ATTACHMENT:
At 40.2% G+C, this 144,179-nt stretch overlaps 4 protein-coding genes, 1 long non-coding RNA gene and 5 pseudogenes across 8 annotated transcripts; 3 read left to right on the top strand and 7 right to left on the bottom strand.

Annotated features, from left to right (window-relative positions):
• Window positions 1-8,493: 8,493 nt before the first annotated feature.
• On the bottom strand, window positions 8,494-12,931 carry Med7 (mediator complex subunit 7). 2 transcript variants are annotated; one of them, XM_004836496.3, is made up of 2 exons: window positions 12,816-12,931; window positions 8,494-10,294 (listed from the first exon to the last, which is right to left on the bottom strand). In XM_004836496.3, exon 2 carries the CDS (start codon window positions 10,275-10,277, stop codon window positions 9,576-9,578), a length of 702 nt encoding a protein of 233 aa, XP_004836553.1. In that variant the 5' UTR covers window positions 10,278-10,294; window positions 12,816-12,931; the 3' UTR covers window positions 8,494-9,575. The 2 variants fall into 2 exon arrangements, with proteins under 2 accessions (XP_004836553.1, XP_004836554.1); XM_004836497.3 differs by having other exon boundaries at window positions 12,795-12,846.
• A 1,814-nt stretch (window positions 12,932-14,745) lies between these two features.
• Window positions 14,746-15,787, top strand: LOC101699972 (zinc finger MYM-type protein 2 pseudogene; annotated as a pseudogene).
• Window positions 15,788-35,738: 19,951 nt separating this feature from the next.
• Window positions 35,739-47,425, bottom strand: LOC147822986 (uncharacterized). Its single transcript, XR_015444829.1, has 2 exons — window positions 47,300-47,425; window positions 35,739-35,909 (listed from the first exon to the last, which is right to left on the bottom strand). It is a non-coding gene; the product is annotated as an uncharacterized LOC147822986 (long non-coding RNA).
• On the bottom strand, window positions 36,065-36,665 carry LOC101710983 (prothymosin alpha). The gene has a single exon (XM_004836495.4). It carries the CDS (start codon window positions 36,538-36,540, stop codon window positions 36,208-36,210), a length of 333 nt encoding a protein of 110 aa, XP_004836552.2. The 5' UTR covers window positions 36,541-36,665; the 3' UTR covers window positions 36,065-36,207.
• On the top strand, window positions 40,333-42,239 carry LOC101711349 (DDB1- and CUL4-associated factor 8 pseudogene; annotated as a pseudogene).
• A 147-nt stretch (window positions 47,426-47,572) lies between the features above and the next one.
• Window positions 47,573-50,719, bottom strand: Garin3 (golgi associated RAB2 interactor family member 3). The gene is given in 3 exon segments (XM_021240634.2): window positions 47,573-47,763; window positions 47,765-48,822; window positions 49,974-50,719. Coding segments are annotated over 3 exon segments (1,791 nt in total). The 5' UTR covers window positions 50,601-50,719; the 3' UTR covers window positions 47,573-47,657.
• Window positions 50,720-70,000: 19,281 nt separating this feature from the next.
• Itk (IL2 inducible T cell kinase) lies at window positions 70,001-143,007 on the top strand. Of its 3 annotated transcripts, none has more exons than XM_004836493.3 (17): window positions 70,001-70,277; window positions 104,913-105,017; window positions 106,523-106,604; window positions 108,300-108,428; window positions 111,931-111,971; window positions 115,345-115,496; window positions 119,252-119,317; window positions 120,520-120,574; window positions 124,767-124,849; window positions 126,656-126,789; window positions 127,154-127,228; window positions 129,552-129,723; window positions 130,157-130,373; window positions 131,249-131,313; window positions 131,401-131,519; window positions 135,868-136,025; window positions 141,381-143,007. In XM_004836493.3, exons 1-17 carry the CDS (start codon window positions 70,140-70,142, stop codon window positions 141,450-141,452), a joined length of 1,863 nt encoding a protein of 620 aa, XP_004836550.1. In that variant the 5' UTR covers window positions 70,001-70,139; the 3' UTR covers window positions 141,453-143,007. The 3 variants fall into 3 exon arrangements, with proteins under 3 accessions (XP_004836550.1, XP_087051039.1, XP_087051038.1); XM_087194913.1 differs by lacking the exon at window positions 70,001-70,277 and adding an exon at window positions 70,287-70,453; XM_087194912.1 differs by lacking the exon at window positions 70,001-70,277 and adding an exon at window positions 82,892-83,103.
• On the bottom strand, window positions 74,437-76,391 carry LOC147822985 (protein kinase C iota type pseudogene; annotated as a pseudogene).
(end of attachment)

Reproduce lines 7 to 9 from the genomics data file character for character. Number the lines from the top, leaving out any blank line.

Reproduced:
• Window positions 15,788-35,738: 19,951 nt separating this feature from the next.
• Window positions 35,739-47,425, bottom strand: LOC147822986 (uncharacterized). Its single transcript, XR_015444829.1, has 2 exons — window positions 47,300-47,425; window positions 35,739-35,909 (listed from the first exon to the last, which is right to left on the bottom strand). It is a non-coding gene; the product is annotated as an uncharacterized LOC147822986 (long non-coding RNA).
• On the bottom strand, window positions 36,065-36,665 carry LOC101710983 (prothymosin alpha). The gene has a single exon (XM_004836495.4). It carries the CDS (start codon window positions 36,538-36,540, stop codon window positions 36,208-36,210), a length of 333 nt encoding a protein of 110 aa, XP_004836552.2. The 5' UTR covers window positions 36,541-36,665; the 3' UTR covers window positions 36,065-36,207.